The “99 percent” complain they’ve “played by the rules,” then learned the game was rigged. Salon writes:
For the young, higher education was said to be a ticket to class mobility, or at least a secure career. Instead, middle-class students have taken on billions of dollars of inescapable debt during a prolonged jobs crisis. Lower-income students are blatantly ripped off by usurious scam artists working for educationally dubious for-profit schools. Even those seeking to join the professional class, through medical school or law school, find themselves with mountains of debt and dwindling job prospects. The rapidly rising cost of higher education pushes bright students into lucrative but socially destructive fields, like finance. […]
“Cradle-to-grave employment (at least outside the public sector) has been dead since at least the end of the Cold War,” Welch responds. English, Film, Sociology, Philosophy and similar degrees “have had debatable workplace utility” for a generation or more.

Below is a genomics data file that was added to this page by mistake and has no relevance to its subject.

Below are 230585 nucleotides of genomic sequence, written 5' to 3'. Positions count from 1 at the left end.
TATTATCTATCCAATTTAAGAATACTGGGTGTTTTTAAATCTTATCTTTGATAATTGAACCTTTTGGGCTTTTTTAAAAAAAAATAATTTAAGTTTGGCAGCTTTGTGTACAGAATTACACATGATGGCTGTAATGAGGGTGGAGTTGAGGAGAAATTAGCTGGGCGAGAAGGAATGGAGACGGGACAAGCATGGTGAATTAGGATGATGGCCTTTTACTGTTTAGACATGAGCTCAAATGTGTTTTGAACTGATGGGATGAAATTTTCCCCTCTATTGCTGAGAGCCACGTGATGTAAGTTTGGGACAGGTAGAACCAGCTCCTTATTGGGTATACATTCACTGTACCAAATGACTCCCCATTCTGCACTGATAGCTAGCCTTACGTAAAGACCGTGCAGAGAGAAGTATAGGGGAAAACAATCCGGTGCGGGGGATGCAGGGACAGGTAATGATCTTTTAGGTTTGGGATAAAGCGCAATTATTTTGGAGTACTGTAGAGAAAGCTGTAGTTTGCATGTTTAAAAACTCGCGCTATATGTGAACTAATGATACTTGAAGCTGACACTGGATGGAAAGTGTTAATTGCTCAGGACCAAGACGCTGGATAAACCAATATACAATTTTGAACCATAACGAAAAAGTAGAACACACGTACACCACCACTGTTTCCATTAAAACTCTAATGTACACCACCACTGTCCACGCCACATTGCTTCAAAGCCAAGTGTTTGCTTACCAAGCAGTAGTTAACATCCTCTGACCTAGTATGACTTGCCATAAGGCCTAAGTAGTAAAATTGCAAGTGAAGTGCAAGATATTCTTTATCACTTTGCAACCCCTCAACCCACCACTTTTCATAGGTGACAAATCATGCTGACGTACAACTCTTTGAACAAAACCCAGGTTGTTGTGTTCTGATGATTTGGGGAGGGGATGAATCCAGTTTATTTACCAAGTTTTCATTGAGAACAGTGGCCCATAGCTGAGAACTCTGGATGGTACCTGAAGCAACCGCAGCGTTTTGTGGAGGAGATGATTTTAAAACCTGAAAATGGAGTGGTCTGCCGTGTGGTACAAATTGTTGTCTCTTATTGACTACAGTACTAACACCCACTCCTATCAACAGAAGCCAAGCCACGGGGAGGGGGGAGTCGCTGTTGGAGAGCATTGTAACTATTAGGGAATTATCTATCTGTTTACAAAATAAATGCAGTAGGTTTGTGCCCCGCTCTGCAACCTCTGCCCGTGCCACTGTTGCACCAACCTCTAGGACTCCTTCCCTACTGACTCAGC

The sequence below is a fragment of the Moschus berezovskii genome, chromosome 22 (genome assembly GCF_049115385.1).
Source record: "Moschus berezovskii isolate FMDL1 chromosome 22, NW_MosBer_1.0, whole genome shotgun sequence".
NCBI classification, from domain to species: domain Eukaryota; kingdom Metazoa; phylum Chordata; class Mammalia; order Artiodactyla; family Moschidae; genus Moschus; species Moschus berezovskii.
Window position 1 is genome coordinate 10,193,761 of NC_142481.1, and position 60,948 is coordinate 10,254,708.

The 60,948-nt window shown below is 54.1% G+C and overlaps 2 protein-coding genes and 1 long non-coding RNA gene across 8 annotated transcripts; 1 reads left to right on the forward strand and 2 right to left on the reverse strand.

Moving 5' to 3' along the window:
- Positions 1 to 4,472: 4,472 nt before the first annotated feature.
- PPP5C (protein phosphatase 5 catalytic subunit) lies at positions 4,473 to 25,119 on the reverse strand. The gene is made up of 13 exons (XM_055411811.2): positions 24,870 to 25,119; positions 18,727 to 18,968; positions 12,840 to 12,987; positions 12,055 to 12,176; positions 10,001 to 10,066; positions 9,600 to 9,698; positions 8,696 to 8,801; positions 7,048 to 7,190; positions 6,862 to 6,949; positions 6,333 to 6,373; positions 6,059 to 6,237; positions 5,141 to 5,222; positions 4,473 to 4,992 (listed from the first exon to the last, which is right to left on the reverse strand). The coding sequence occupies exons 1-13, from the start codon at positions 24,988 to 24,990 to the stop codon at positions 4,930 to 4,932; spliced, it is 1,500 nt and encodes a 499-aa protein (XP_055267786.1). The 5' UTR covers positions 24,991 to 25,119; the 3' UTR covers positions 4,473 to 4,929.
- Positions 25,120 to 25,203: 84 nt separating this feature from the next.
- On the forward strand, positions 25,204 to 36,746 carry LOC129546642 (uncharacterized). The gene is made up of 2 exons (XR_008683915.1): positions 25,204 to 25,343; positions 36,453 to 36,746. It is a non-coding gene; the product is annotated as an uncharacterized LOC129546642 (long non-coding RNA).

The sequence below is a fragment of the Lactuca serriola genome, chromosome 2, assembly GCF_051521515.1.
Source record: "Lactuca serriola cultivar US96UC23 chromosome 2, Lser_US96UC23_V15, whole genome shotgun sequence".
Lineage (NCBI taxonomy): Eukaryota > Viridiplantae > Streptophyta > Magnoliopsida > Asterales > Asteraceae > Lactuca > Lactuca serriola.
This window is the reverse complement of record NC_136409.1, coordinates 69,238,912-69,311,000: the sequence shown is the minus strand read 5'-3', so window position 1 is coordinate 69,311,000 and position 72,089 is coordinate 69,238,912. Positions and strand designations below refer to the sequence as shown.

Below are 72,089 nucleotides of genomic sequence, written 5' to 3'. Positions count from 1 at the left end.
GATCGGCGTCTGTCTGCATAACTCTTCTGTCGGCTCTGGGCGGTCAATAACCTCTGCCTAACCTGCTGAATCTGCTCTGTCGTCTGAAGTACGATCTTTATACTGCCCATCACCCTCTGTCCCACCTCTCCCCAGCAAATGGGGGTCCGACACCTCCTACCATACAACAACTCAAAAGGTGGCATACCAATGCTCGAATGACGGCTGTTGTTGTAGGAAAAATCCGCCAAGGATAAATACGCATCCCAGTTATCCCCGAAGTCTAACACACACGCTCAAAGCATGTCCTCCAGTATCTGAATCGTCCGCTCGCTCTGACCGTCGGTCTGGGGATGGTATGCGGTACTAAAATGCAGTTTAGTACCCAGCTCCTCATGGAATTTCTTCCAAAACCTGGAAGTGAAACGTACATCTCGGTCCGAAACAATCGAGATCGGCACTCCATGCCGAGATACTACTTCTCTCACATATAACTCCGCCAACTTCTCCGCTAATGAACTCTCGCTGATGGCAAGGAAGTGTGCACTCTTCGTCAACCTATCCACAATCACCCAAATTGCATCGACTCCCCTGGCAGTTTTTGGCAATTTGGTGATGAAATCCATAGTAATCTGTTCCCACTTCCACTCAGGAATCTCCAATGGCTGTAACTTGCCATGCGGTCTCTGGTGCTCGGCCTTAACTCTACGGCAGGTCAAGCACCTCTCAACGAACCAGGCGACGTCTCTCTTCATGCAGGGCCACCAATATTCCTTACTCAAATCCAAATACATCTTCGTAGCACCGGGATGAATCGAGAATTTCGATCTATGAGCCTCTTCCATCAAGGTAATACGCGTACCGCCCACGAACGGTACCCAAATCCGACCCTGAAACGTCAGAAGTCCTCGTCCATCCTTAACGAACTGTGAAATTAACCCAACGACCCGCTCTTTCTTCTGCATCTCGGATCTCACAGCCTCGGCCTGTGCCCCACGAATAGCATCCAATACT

Adult human beings have agency, the ability (even responsibility!) to run their own cost/benefit analyses and choose accordingly. You could go to a state school (or community college) instead of an over-inflated prestige mill. You could pay for a 10-year-old car in cash, instead of a new one on installments. . . . offloading 100% of the blame for your own mountain of debt on a group of Greedy McBanksters who “forced” you to “play by the rules” is more than a little pathetic.
“A ‘debt jubilee’ will not be a party, unless your idea of a wild time is to eliminate consumer credit as we know it,” adds Welch. No repayment? No new loans.
A “free” (completely taxpayer-funded) higher education system is likely to be much smaller. The taxpayers will be willing to fund bright students to train as engineers or nurses, I suspect, but balk at funding students interested in English, Film, Sociology, Philosophy or (see Florida) Anthropology.